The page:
Teachers in the school system are expected to take in-service training courses every year. One needs documentation to prove that you are continuing to learn new things.
So I do what I’m told.
I’m sure you won’t be the least bit surprised to learn that an accredited course entitled “Digital Storytelling” (given by Galit Stein) caught my eye this year. I’m always interested in learning additional ways to visualise materials for my Deaf and hard of hearing students!
My latest assignment was to take a literary piece I teach in class and visualise it digitally with Story Jumper.
I chose the poem “Count That Day Lost” by George Eliot, a piece that I teach to students studying at different levels, including some struggling learners. Some parts of the poem are not so easy for the students to understand and visuals can be useful when teaching it.
Story Jumper is a website that lets you create free virtual books with simple illustrating tools. The books can also be printed, but naturally, that costs money. The creations are easy to share, as you can see below.
While I’m fairly pleased with my “creation”, I think that Story Jumper is particularly suitable for students creating content, or adding visuals to existing content. The process of matching visuals to a text encourages close reading. I’ve been doing that for years with my students and I find it to be very effective. Students would find the site to be very user-friendly – I didn’t need the tutorial to understand how to use it. In addition, I think the feature of editing the characters would appeal to them. I suspect that younger students would be more taken with it though.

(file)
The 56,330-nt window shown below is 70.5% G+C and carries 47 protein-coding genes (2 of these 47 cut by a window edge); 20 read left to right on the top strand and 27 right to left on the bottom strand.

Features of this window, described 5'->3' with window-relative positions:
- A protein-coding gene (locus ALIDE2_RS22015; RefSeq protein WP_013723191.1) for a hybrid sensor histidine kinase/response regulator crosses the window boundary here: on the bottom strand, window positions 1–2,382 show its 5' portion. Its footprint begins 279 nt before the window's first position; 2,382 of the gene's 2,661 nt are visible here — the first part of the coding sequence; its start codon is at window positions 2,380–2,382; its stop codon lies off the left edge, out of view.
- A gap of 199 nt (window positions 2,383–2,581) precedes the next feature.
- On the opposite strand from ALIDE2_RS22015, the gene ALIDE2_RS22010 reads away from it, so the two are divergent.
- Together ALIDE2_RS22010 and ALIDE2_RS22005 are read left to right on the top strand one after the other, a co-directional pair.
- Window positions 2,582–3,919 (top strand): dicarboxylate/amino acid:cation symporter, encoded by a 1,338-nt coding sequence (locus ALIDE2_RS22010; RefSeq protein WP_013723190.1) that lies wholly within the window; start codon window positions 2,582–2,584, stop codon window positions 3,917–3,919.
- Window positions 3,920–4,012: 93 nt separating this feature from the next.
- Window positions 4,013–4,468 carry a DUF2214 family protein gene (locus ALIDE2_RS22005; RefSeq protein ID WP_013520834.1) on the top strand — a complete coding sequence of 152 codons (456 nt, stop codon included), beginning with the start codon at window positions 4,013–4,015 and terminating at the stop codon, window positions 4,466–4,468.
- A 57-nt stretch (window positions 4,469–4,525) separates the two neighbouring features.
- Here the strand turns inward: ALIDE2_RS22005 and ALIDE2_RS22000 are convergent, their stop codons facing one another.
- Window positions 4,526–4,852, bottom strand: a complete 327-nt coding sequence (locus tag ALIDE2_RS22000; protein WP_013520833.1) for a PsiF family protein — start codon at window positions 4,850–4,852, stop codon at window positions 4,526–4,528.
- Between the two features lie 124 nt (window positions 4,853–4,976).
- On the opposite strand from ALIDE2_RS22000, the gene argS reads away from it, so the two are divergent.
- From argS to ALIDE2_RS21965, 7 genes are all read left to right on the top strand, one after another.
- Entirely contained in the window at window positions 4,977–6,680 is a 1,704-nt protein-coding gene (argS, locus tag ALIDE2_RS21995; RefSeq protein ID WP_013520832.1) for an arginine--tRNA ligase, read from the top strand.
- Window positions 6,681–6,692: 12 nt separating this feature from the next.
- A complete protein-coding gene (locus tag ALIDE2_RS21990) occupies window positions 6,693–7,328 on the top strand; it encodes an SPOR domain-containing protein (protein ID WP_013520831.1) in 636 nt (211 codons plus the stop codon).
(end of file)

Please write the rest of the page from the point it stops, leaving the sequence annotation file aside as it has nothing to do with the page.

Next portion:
As a teacher, I found the designing tools limiting, lacking in options for finer detailed work, particularly when compared to what I can do with PowerPoint. I don’t think my students really care if the end product looks like a book or a slide show.
However, slide shows can be harder to share – a Story Jumper book comes with a sharable link.
One word of warning before you read my “book” – sometimes when you click to turn the page it turns two pages at a time! I most certainly did not skip any lines of the poem, so go back and click again if necessary.
Here it is!